Review: A Clockwork Orange (1971)


Stanley Kubrick uses science fiction to tell us more about ourselves!

Screenplay By: Stanley Kubrick
Directed By: Stanley Kubrick

When I first started delving into movies in a more serious manner I didn’t know what to expect. Movies along the lines of A Clockwork Orange let me know what I was in for. Movies can’t be pigeonholed into any one category or style, nor can the type of movies that appeal to you. Movies can be incredibly simple or very deep, and they can be good and bad in either style. A movie like Old School isn’t trying to say anything important, but it is a great movie because it is very, very funny. A Clockwork Orange is the polar opposite of Old School, it wants to say something in every frame, yet it is the same because it is a great movie. The wonderful thing about film are the differences that are present in the very medium itself.

What A Clockwork Orange has to say has been debated for years as has the merit of whatever person A thinks it has to say. The subject of violence is tackled over and over again in movies, because it is hot bed topic. What continually flusters me is the frankly arbitrary way that movie goers differentiate between stylized violence for the sake of violence and violence for the sake of something more. Movies that clearly have something to say about violence, such as Straw Dogs, are lumped into the category of mindless violence. Yet, a movie like A Clockwork Orange tackles some of the same ideas about violence and it is hailed by most as a visionary work. The human mind never ceases to amaze me in the myriad of ways perspective can be applied.

And the human mind is at the heart of A Clockwork Orange, isn’t it? The human mind and the idea of perspective were the driving forces behind the film in my interpretation. Violence can’t be cured because violence is a matter of perspective. Every day we make value judgments on violence, some violence is good and deemed necessary, while other violence is bad and against the cultural norms. This also applies to sex acts and other such societal oddities. You can’t cure something that is somewhat accepted and is a base human emotion. You certainly can’t cure it with hypocrisy, accepting violence in some cases but not in others. If violence is the massive part of our accepted culture that it is, then why must it be cured at all?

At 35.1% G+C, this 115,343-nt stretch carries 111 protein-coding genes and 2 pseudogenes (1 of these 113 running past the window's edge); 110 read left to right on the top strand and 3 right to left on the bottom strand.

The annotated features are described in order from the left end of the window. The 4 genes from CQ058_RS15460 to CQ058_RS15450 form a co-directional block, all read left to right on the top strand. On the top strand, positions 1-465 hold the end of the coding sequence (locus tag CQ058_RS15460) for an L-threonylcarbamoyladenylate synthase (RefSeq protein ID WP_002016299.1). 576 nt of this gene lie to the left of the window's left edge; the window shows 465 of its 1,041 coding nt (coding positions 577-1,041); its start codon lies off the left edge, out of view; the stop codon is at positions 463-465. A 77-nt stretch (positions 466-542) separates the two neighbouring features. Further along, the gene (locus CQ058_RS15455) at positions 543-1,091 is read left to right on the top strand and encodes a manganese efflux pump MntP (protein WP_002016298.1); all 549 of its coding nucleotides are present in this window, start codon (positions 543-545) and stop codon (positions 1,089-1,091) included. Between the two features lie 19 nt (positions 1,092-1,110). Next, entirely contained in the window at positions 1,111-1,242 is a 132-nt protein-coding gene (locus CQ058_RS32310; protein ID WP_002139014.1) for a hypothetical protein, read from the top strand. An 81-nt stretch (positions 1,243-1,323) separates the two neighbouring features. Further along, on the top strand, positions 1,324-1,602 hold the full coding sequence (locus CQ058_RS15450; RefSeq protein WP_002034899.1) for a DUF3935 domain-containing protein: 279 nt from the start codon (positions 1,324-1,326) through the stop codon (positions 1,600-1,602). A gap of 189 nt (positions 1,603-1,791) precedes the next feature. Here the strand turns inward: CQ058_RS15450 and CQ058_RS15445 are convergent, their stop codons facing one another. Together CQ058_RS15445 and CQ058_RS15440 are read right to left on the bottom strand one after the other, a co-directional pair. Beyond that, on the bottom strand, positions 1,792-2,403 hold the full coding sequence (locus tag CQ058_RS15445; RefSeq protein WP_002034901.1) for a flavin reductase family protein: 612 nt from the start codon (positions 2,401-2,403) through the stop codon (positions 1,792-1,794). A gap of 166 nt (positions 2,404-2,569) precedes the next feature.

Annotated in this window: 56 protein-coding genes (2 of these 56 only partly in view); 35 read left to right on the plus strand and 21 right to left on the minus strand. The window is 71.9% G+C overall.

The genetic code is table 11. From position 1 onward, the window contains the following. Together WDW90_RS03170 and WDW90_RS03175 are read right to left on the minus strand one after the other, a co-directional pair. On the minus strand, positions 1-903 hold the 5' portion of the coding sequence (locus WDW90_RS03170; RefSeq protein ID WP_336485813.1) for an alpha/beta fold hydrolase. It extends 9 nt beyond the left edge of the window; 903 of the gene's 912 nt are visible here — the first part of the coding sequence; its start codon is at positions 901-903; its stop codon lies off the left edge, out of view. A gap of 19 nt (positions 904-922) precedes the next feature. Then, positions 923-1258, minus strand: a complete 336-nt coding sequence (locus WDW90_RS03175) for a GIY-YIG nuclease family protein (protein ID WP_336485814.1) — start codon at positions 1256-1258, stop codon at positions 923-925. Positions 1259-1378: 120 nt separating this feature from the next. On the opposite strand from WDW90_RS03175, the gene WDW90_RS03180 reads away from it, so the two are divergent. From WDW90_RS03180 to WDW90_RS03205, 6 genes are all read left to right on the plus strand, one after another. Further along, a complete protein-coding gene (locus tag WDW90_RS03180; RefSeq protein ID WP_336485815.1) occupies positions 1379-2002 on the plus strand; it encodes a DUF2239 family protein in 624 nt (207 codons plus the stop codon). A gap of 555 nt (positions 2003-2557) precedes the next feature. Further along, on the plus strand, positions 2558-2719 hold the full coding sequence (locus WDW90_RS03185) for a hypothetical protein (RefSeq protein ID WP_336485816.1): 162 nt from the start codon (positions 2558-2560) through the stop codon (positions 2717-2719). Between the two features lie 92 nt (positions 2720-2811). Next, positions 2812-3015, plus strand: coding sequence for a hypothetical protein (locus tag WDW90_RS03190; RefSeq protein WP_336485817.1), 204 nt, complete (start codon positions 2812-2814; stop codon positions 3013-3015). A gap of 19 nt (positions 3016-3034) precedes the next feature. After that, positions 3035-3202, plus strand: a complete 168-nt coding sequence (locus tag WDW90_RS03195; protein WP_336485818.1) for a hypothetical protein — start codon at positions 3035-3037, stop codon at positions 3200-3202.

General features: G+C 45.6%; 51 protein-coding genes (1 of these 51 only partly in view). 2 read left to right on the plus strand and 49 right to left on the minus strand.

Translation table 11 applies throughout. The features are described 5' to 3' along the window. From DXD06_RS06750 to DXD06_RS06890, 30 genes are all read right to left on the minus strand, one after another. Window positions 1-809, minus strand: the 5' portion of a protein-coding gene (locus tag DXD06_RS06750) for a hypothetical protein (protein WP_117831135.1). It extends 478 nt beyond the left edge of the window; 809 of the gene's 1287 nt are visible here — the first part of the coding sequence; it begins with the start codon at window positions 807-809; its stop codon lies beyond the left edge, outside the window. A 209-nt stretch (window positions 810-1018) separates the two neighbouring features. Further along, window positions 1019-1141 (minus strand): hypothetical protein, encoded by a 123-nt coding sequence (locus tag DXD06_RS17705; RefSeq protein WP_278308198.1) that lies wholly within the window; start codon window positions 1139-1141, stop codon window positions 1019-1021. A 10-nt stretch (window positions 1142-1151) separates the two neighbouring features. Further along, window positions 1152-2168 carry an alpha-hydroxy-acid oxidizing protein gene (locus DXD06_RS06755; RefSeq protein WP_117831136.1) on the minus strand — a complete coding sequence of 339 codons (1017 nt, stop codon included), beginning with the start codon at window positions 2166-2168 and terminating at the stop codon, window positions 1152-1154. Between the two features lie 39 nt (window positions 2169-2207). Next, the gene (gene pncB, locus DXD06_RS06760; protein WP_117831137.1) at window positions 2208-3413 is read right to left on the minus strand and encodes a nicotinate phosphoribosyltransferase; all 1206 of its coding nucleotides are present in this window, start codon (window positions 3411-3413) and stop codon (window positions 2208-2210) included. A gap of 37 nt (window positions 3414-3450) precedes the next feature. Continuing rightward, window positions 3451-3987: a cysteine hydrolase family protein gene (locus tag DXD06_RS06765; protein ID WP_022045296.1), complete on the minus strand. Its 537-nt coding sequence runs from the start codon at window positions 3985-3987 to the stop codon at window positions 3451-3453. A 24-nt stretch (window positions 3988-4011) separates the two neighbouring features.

The basic principle is summed up best by the priest in A Clockwork Orange, I thought having the priest state the obvious humanity issue in a room full of scientists was a brilliant touch. If the human mind and perspective are key then the ability to choose is tantamount to those two. Our ability to make a “moralistic” choice over our actions is what makes us human. That is what separates the people society deems well from the people it deems unfit. If you remove the ability to choose then you remove the ability to be human, you create a human shell that is all machine on the inside.

As you can see A Clockwork Orange gives the viewer plenty to assimilate and digest. This is backed up by Stanley Kubrick’s direction, moving through this world like the foreign entity it is. We aren’t meant to understand what is happening or why it is happening, the world of A Clockwork Orange should be out of this world to us because it is. Whether it is speeding up a sex scene, or cutting away right before a rape, Kubrick shows again in A Clockwork Orange why he is one of the best directors the film business has ever seen.

Major props are due Malcolm McDowell for his portrayal of Alex. He is one scuzzy human being and at no point should we root for him. Yet he becomes a sort of anti-hero because of how fascinating of a character Alex is. Some of that is due to the writing and direction, but most of the credit lands on McDowell’s shoulders. Alex is the ultimate free spirit, evil as he may be, and when his wings are clipped he becomes even more of a character we root for as he is caught in the middle of a governmental power play. One of the toughest things for a story to do is make us care about reprehensible characters, and A Clockwork Orange does as such.

Yet another Stanley Kubrick film to put in the excellent category, A Clockwork Orange is perhaps his oddest work, of the ones I have seen. There are moments when what is happening on screen doesn’t make a lick of sense, but it is still interesting and you know that something is brewing under the surface that you are just missing. A Clockwork Orange is trippy and surreal with plenty to say about violence and society, if you are able to listen with an open mind then it is a movie well worth seeing.




3 responses to “Review: A Clockwork Orange (1971)

  1. McDowell does indeed provide a rock solid performance as Alex. There is such a strange quality to him. He is a disgusting human specimen, and yet when he is held against his will for the experiments, I couldn’t help but feel a little bit sorry for him. It’s strange how the film played on my thoughts and emotions like that. Not even a scumbag such as himself deserved to be used against his will. Regardless, a masterful performance.

  2. Pingback: Postulating & Pontificating: Horror Bonanza! | Bill's Movie Emporium

  3. What I find interesting is the people I’ve run across who hate the film because it does not have the final chapter from the novel. I never for a second thought of this as a film about redemption, but apparently that is a part of the final chapter of the novel.

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